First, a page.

This 1956 Cadillac Series 62 Convertible came to us disassembled and ready for body restoration. Originally a factory tan car, the customer wanted a color change to Cadillac Mandan red. The car was stripped and only needed minimal rust repair on the driver’s 1/4 and general bodywork on th rest of the body to be ready for primer. After careful block sanding, it was ready for the final red color. The body was then wet sanded and polished to an incredible shine before being delivered to the customer for final assembly and drivetrain restoration.
In 1956 there was a new grille, with finer textured insert, and the repositioning of the parking lights in the bumpers, below the wing guards. Buyers were given an option of the standard satin finish grille or an optional gold finish. Cadillac script was found on the left side. A narrow chrome molding and nine vertical louvores were seen. The Coupe de Ville had a model nameplate and a Cadillac crest on the sides of the front fenders. The Coupe de Ville was joined by the Series 62 Sedan de Ville, Cadillac’s first standard production 4-door hardtop.Similarly to the Coupe de Ville, it was also more expensive and more luxuriously trimmed that the standard 4-door Series 62. With 41,732 sold, it also easily outsold the Series 62 sedan in its very first year. Given their sales success, it was only natural that the Coupe de Ville and Sedan de Ville were moved to their own separate series in 1959, the Series 6300, being joined by a De Ville convertible in 1964. The Eldorado subseries also gained a new bodystyle, a 2-door hardtop called the Seville. An Eldorado script finally appeared with fender crest on the car which was further distinguished by a twin hood ornament. Extras featured on the Eldorado convertible, now known as the Biarritz in order to distinguish it from the Seville, were a ribbed chrome saddle molding extending from the windshield to the rear window pillar along the beltline and flat, pointed rear fender fins. Power steering was now standard.The turning circle was 43.5 ft. wide and ground clearance is 8.25 inches.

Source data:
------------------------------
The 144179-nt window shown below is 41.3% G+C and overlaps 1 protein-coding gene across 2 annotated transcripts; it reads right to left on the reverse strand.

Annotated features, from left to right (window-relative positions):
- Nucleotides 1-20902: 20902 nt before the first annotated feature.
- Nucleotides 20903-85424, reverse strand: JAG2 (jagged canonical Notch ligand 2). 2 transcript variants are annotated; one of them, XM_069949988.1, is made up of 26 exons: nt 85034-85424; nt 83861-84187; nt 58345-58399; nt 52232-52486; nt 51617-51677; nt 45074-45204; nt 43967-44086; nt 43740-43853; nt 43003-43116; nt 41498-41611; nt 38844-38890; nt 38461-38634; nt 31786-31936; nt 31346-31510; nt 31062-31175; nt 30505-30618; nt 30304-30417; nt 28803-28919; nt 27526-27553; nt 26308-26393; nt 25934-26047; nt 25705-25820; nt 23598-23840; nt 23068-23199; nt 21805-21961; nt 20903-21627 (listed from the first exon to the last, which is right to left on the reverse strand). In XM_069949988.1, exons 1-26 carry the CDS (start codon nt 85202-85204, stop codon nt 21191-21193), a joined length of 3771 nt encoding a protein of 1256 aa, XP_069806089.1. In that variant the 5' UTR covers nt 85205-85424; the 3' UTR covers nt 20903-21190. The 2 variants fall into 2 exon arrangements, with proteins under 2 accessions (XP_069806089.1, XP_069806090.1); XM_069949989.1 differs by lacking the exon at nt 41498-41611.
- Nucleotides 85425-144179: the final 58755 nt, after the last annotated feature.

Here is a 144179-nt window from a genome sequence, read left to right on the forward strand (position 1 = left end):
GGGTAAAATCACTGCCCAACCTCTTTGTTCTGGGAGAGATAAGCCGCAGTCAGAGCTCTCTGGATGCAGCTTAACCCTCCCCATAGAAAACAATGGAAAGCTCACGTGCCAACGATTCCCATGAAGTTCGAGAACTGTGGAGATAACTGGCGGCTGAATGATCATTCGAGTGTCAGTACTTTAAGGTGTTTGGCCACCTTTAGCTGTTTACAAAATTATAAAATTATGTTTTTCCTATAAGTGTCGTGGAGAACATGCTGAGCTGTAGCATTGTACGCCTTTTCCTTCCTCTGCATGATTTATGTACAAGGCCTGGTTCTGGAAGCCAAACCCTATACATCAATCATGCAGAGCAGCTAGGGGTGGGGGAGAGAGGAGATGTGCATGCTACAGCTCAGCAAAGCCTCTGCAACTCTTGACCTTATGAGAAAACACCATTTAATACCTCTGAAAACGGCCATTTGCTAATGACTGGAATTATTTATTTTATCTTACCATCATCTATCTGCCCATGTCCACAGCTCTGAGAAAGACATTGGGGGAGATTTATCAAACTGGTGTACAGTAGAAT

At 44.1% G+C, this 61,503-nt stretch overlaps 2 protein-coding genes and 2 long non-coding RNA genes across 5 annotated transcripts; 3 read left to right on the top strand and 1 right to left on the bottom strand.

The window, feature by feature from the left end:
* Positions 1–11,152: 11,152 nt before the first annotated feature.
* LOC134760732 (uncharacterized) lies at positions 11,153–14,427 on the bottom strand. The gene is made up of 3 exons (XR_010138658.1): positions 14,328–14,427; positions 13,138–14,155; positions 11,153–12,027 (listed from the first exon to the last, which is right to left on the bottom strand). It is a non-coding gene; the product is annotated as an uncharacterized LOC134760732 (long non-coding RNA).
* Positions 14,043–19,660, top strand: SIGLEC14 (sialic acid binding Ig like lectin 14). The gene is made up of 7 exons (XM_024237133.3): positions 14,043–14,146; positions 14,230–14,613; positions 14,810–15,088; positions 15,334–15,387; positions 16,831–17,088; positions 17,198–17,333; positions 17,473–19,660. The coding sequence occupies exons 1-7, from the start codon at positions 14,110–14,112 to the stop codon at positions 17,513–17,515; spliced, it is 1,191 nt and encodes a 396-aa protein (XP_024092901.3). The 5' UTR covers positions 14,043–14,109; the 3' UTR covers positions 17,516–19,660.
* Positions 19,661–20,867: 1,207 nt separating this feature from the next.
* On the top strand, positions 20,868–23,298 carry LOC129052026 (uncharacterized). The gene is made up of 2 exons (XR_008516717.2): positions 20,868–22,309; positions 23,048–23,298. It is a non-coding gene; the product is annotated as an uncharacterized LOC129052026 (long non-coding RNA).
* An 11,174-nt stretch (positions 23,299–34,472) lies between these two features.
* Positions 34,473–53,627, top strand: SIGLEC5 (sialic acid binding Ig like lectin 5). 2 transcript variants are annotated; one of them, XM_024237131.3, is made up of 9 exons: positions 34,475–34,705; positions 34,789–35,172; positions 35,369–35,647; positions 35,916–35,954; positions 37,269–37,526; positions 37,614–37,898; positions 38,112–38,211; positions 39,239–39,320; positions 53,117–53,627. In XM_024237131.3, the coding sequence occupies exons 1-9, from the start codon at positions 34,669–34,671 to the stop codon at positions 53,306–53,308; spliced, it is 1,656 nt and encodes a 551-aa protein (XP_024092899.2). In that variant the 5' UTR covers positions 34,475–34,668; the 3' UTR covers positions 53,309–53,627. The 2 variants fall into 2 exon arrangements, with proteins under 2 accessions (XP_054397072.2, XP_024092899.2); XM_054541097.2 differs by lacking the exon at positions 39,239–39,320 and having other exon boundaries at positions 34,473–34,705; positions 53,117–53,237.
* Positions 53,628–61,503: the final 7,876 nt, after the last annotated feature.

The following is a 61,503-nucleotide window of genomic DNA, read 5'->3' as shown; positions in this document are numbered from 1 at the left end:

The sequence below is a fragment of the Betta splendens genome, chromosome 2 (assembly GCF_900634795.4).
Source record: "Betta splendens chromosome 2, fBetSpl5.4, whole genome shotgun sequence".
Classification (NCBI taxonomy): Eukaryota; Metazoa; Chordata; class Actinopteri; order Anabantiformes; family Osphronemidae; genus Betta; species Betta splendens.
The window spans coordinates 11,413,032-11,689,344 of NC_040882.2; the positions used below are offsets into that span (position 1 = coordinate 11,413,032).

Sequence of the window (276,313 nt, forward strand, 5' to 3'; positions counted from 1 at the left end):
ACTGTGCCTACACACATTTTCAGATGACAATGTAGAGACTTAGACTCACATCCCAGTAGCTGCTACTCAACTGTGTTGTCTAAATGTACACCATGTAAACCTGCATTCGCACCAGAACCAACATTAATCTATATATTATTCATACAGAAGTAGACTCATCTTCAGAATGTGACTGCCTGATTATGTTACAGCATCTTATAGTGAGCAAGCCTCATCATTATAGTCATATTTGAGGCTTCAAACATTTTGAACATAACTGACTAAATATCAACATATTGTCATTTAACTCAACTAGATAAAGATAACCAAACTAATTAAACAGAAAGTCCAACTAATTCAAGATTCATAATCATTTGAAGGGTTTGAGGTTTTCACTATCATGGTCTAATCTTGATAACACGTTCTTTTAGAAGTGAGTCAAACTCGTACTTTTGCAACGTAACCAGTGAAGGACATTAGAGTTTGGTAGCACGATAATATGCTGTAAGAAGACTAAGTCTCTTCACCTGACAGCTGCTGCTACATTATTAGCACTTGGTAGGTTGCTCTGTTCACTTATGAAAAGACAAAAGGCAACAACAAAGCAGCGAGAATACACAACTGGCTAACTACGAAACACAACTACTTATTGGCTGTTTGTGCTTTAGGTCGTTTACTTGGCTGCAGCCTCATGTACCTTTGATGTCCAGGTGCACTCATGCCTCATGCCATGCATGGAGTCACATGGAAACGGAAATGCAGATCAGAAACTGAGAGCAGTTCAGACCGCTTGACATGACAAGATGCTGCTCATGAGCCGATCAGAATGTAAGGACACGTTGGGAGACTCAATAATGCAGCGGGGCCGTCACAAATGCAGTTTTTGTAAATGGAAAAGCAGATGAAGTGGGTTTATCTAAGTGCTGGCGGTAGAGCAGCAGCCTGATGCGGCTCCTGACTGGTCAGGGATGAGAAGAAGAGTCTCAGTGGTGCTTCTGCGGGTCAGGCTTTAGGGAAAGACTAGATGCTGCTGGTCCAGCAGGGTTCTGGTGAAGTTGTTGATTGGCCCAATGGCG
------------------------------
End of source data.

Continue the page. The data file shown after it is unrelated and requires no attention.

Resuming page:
Series 62 sales reached an all-time record in 1956 at 134,502 units, accounting for an all-time record 86.4% of all Cadillacs sold. This included 66,818 De Villes and 6050 Eldorados.
In a Popular Mechanics survey of 1956 Series 62 owners, the two most serious complains: Was one, with 23.7% responding to the survey, was slipshoe workmanship during assembly; and two, with 22.7%, transmission problems. The major item they liked with 35% was riding quality and two, with 32.7% power and performance.